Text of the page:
My house right now is 73 degrees F. It's 63 outside, for summer this is a bad combination. Let me preface this discussion with, I live in the SF Bay area, the climate is/was very mild. I think the high today was 75F. In spite of all my efforts, window coverings, increased insulation, closing things up in the morning and opening in the evening. This house is a nightmare. Now, I'm moving in about 7 months, so I'm not looking to do all kinds of stuff, but it does make one think.
My house is older, about 1950's, and is better built than later tract homes. Why isn't there more talk about changing building codes to include passive solar design? How is this not relevant to climate change? Why are so many still looking to technology to save them? It's part of what got us into this mess.
Living in a very overpriced 1200'sq home in southern California, where the high temp finally got below 90 this last weekend (the average for the last 30 days, day and night combined, was over 80 every day), and the house has no insulation and none can be added without lots of holes in the ceiling to blow in minimal insulation, I totally feel ya! Without a window AC unit in the house turned on at noon and kept running until 8-9pm, my dog would probably be dead by now. It's usually 10 degrees warmer inside than outside due to all the sun baking the vaulted ceilings.
I had several days where the bedroom was still too hot to sleep, so I pulled a mattress into the living room and slept there so the AC could keep my midwestern-raised blood from boiling off in my sleep. I wish I had found the house before the cheapo house flipper did, so I could have filled the walls and ceilings with blown in insulation before the drywall was put up. I would have also planted a couple fast growing fruittrees along the south wall to shade that surface a bit, and grow some food. Instead I have a nearly worthless shed there, but my 7 fruit trees in other spots are growing in their heavily mulched spaces now. I'm tempted to remove the shed and espalier something there, but with less than 5 years to retire and move I'm not going overboard.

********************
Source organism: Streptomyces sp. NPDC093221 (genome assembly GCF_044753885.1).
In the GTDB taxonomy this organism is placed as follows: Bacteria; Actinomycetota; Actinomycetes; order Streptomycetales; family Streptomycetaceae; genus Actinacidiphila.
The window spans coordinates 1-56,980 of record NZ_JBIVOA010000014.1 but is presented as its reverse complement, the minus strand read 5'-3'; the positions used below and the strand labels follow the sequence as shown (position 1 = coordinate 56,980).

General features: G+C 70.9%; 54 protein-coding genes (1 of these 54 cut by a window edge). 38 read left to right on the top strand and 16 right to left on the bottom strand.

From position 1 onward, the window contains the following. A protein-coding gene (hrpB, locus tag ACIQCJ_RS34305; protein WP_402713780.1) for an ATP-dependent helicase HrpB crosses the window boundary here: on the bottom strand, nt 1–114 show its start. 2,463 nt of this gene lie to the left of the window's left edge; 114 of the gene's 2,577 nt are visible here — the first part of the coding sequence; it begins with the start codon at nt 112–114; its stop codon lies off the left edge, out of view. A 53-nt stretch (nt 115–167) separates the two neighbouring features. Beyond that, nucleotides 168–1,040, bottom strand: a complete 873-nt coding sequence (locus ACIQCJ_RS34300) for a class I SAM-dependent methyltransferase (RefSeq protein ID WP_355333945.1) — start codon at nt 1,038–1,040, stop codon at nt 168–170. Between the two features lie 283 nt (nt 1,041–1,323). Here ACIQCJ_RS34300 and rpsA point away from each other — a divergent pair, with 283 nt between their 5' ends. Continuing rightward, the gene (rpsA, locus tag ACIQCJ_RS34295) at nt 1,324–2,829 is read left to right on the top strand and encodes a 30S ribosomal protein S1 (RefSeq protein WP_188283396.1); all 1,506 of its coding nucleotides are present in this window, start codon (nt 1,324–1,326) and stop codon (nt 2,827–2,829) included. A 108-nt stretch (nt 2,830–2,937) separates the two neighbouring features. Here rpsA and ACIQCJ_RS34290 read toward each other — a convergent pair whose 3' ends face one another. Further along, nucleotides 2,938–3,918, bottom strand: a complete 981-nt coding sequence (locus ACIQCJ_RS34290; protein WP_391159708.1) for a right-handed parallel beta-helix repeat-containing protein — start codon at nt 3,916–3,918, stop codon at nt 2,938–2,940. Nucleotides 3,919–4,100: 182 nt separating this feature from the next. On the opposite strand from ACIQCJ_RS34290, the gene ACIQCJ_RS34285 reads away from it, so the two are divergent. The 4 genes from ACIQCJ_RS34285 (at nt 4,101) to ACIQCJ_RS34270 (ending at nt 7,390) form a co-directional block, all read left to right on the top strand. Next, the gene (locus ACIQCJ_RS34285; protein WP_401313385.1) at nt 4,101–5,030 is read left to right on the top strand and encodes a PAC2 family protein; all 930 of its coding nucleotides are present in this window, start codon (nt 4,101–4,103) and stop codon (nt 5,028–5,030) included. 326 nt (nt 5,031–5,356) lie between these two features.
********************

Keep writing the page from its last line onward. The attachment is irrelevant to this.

Sadly a lot of options are removed with the packed in, cookie cutter neighborhoods where house orientation is based on maximizing housing units per block. There was a nice development where California state law will require new construction to include solar panels, which is a nice step forward.
I'm not quite a lumberjack, but that's OK, I sleep all night and I dream all day; I'll coppice trees, I'll grow my food, and compost poo and pee! With a well and off-grid solar, it's a permies life for me!
We lived in a small house in QLD with a fan only but it was really OK. No insulation but windows on every four sides and sash windows not the sliding ones. The house was on short 70 cm stilts the floor was leaky floorboard so it was pretty cold in what they call winter there. All entry door have safety screens so that you can leave the door open at night (with fly meshes). Wo what you can do: increase the air circulation! And there was o huge mango tree which made all the difference.